An experimental Ebola vaccine backed by the U.S. military has shown “robust” effectiveness in stopping the spread of the disease, a U.S. Army research lab announced Wednesday.
Researchers from Walter Reed Army Institute of Research and the National Institute of Allergy and Infectious Diseases (NIAID) began two phase 1 trials in October with 52 volunteers, 28 of who were administered the test vaccine while the rest were given a placebo. Ninety-three percent of the vaccinated group showed an improved antibody response within two weeks, priming their immune systems to fight off an Ebola infection. All of those vaccinated showed the response within a month.
“We saw a robust immune response following a single dose of the vaccine, which could be particularly useful in outbreak interventions,” Army Col. Stephen Thomas, one of the authors of the paper, said in a press release.
The vaccine, called VSV-ZEBOV, also underwent trials in Gabon, Kenya, Germany and Switzerland, which returned similar results, Reuters reported. The vaccine was developed by the Public Health Agency of Canada and licensed to NewLink Genetics Corp. and Merck & Co. Inc. It uses a modified version of the VSV cattle virus that had been engineered to carry Ebola genes, which could be used to test the Ebola antibody response without exposing participants to the deadly virus.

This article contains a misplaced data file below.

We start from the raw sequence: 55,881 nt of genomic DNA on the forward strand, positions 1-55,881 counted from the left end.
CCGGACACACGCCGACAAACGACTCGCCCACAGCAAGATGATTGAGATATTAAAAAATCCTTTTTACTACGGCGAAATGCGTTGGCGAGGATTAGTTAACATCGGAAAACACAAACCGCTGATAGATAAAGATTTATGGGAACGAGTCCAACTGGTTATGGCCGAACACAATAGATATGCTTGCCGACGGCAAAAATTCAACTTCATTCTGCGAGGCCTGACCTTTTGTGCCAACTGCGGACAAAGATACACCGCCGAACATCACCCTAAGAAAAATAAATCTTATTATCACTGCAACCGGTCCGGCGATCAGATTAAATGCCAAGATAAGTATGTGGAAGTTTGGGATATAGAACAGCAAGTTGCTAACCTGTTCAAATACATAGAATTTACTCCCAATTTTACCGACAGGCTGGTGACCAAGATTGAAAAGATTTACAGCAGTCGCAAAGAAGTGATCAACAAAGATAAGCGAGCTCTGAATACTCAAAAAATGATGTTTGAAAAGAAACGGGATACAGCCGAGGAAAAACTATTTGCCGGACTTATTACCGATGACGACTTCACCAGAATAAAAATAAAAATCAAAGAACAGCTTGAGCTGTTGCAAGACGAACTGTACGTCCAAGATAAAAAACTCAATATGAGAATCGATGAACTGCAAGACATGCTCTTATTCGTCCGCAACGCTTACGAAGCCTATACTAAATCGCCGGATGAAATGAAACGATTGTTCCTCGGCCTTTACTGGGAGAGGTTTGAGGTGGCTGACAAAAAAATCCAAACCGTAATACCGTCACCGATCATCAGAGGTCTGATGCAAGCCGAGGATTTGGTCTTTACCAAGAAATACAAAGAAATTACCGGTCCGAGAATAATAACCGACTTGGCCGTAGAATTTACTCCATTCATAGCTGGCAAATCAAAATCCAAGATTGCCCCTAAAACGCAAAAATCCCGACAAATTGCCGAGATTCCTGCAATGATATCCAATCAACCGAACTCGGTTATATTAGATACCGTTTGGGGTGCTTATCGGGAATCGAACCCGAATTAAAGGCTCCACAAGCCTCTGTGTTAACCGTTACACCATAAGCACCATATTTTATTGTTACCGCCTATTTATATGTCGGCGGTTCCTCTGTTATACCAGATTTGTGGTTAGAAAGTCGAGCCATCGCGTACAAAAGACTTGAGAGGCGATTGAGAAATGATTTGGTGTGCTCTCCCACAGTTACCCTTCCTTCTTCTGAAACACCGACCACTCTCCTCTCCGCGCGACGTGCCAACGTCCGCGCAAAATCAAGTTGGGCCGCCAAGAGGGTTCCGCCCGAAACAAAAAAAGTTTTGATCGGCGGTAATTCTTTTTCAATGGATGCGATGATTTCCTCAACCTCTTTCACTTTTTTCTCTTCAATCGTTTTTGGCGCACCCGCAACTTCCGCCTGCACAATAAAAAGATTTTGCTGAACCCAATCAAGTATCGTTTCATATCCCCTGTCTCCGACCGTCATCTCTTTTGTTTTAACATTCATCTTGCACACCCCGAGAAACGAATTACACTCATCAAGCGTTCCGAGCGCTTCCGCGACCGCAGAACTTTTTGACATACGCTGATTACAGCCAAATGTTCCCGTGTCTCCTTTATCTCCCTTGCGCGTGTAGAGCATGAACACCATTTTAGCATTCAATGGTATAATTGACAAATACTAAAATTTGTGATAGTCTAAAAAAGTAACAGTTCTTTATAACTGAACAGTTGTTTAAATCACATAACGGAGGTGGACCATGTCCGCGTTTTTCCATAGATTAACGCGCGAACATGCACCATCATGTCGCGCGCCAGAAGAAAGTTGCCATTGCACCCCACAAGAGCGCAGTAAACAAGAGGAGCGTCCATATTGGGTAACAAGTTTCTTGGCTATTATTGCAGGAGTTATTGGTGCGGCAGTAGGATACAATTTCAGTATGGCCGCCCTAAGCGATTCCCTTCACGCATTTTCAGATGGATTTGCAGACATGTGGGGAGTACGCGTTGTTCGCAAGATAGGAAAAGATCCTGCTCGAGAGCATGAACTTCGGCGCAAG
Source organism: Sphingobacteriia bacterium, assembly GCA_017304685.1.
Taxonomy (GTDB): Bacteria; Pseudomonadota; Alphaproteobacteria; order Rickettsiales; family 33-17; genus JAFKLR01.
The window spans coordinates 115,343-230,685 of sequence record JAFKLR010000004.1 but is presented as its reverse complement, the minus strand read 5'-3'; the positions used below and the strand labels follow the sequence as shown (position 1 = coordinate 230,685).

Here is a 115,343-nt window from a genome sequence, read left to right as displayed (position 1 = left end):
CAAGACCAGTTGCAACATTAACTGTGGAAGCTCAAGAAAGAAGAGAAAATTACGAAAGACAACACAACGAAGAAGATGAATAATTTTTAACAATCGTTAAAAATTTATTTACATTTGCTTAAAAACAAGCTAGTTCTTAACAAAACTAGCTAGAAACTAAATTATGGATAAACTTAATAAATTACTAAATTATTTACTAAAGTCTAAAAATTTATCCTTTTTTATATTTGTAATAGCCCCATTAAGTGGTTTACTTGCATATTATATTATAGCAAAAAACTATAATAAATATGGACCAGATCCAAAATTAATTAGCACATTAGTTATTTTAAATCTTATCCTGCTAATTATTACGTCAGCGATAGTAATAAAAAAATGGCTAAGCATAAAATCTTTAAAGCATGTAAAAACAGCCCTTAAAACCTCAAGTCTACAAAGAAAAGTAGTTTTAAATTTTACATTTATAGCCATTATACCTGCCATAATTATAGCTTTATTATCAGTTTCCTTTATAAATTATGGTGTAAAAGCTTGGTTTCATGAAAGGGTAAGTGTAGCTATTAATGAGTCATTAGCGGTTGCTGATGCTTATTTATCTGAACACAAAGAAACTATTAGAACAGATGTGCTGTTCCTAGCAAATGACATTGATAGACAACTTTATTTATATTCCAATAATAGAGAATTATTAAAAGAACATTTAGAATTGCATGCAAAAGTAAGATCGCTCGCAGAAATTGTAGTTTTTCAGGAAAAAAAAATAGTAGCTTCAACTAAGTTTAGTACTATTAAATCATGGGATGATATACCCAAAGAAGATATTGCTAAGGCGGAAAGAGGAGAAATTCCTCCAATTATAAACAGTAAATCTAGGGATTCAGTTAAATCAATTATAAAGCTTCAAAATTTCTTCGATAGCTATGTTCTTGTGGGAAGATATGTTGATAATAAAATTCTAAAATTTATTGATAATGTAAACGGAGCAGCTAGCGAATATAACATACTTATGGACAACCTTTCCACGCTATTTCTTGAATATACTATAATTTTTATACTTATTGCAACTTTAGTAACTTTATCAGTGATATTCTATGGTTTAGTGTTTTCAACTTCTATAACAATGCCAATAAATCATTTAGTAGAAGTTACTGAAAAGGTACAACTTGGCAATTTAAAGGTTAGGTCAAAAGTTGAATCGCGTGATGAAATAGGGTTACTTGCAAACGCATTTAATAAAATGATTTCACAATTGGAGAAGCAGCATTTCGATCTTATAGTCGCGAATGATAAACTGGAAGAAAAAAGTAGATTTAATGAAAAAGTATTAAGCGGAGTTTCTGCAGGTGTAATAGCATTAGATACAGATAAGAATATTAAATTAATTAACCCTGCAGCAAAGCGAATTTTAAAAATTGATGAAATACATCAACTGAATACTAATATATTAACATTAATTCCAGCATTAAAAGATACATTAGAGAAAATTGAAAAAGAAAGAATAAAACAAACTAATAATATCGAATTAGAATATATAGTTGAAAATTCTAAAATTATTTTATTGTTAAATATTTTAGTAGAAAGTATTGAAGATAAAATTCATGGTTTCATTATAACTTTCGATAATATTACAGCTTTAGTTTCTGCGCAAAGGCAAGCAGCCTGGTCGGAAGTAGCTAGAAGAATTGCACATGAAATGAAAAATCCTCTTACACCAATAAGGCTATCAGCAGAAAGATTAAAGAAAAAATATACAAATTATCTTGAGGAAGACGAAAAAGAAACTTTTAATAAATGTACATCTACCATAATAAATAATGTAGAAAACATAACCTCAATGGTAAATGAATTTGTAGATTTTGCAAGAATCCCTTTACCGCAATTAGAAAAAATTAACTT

One of the previous trials was halted because participants developed pain in their hands and feet, leading to worries about possible side effects from the vaccine. However, the current trial did not produce any such results. "The most common side effects were injection site pain and transient fever that appeared and resolved within 12 to 36 hours after vaccination," NIAID said in a statement.
The results of the tests were published in the New England Journal of Medicine on Wednesday.
Ebola has infected over 25,000 people and caused over 10,000 deaths since the current outbreak began in West Africa in December 2013. There is currently no cure for the virus, but several countries are reporting a drop in the number of new cases, leading to hopes that the outbreak may be ending.